THE Australian banks have always tapped debt markets to find money for lending that their deposits don't provide. They are cutting back now, but the day when they are totally deposit-funded is still far away.
Foreign loans taken out by Australian banks to fund their own lending accounted for 82 per cent of Australia's $521 billion net foreign debt load at the end of 2006, and the risk involved was laid bare by the financial crisis that followed.
The Australian banks survived. Their high credit ratings, sound balance sheets and geographic remoteness from the cauldrons of the crisis gave them borrower-of-first-resort status. A total credit market freeze would have caught them, however, and they've been working hard to boost their deposit bases and reduce their reliance on debt funding ever since.
It's being driven partly by global re-regulation that favours deposits, and partly by a recognition that investors and credit ratings agencies want the change. Westpac chief executive Gail Kelly described it this week as a shift from a lending culture to a deposit culture the linking of lending growth plans to deposit growth, in effect but the process is going to have its limits in this country if the financial system isn't overhauled.
The banks, as I mentioned, accounted for 82 per cent of Australia's $521 billion net foreign debt load at the end of 2006. Australia's net foreign debt rose further to reach $735 billion by the end of 2011 but the banks' share of the debt load fell by 22 per cent from $427 billion to $333 billion, 45 per cent of the total.
Foreign debt rose even as our banks cut their foreign borrowings because public sector debt soared, from just $2.3 billion at the end of 2006 to $204 billion at the end of last year. That wasn't only because the Rudd government borrowed money for crisis stimulus. Public sector net foreign debt was $129 billion at the end of 2010, and rose 58 per cent thereafter because foreign investors were wading in and buying Commonwealth bonds already on issue.
The buying has been strong enough to push the Commonwealth 10-year bond yield down from about 5.5 per cent to 3.6 per cent, and the foreign money that is coming in has replaced the banks' overseas borrowings as the funding source that covers Australia's current account deficit. The banks, meanwhile, have cut their borrowing habit, but not beaten it.
Bank deposits grew from $670 billion in mid-2006 to $1327 billion in March this year, as companies reacted to the global crisis by paying off debt and hoarding cash in bank deposits, and as households took out global crisis insurance. Households were spending slightly more than they earned at the turn of the century, bridging the gap with debt. Now, they are saving about 9? in the dollar.
Westpac and the CBA in particular wrote home loans very aggressively during the crisis as non-bank lenders fell by the wayside, however, and the value of bank home loans actually doubled to $1100 billion between mid-2006 and March this year. The value of commercial loans rose from $400 billion to $690 billion, despite widespread corporate loan paybacks, and personal loans grew from $92 billion to $106 billion.
That loan growth meant that deposits only edged up as a percentage of the three loan categories over the period, from 64 per cent to 70 per cent. The balance, 30 per cent or $569 billion, is roughly how much lending the banks are still underpinning with borrowings of their own. Their annual non-deposit funding task is about 20 per cent of that total, or about $114 billion, because they turn their stock of loans over every five years or so.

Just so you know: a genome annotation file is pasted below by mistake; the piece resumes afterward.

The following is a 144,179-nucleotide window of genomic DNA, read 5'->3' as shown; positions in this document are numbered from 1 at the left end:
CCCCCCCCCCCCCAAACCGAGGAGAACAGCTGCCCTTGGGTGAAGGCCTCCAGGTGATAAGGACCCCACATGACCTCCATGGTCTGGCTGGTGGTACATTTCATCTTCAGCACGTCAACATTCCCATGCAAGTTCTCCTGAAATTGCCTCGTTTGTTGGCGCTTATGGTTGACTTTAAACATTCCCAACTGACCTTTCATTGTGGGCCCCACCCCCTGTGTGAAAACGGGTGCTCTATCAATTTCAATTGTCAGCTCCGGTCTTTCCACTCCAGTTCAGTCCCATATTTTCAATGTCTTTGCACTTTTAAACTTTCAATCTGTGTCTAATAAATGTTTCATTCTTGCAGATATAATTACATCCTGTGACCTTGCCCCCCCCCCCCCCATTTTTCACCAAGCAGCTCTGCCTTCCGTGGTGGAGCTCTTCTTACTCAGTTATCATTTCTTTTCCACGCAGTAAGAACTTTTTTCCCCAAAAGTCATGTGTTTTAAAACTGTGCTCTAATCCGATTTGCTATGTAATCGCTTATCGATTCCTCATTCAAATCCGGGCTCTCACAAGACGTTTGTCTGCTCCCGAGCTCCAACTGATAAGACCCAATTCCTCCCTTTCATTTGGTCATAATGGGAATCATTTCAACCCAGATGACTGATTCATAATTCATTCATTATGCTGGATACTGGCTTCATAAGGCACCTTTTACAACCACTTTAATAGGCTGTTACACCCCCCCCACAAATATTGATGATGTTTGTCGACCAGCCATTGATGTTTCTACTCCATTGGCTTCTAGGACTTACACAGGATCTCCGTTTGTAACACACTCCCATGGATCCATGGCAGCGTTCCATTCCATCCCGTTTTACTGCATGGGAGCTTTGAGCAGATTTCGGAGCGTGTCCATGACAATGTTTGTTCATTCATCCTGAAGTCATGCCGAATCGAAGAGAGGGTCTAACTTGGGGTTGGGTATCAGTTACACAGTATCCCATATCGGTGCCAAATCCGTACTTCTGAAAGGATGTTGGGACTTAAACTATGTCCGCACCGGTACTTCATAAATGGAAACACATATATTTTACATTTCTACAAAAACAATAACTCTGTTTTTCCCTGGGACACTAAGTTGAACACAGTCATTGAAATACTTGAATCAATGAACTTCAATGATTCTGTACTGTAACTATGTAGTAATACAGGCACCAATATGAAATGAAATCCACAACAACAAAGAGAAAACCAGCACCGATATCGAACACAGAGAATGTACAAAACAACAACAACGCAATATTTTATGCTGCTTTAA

The banks are borrowing more money locally now and raising funds with covered bond issues, but CLSA banking analyst Brian Johnson has been tracking the progress of the banks towards deposit nirvana closely, and on his tough measure of "core deposits" that exclude wholesale deposits they have a way to go.
After Westpac announced its 1 per cent rise in cash earnings on Thursday, he estimated that it had a core loan to deposit ratio of 186 per cent on a $405.5 billion loan book. ANZ's ratio is 199 per cent on Johnson's measure, NAB's is 180 per cent, and CBA's is 169 per cent.
Figures released by ANZ on Wednesday measured deposits more widely, and put ANZ's loan to deposit ratio at a market-leading 134 per cent, followed by CBA at 141 per cent, NAB at 153 per cent and Westpac at 160 per cent.
On either measure they are relatively high, however. Asian banks tend to be entirely deposit funded, and American banks are fully covered post-crisis because they haven't lent much of the liquidity the US Federal Reserve created for them. They had net loans of $US6.5 trillion and deposits of $US9.2 trillion at the end of last year, a loan deposit ratio of just 70 per cent.
On the loan-deposit ratio measure, our banks most closely resemble the European banks, in fact. They can borrow more easily, and their balance sheets are stronger, but it's an uncomfortable coincidence.
What now? The banks will continue to bid for deposits and use the money to replace loan funding. Their overall funding costs will rise because deposits cost more than the loan funds they replace.
And it remains to be seen to what extent they can boost the loan to deposit ratios without rationing credit: there are swing factors and structural obstacles.
Deposits will be scarcer if companies start spending their idle cash, for example, or if households save less. The foreign money that is pouring into Australia bonds also needs to keep flowing. A full conversion to deposit funding would also require a restructuring of the $1.3 billion superannuation pool, to divert money from it to the banks: not happening in next week's budget.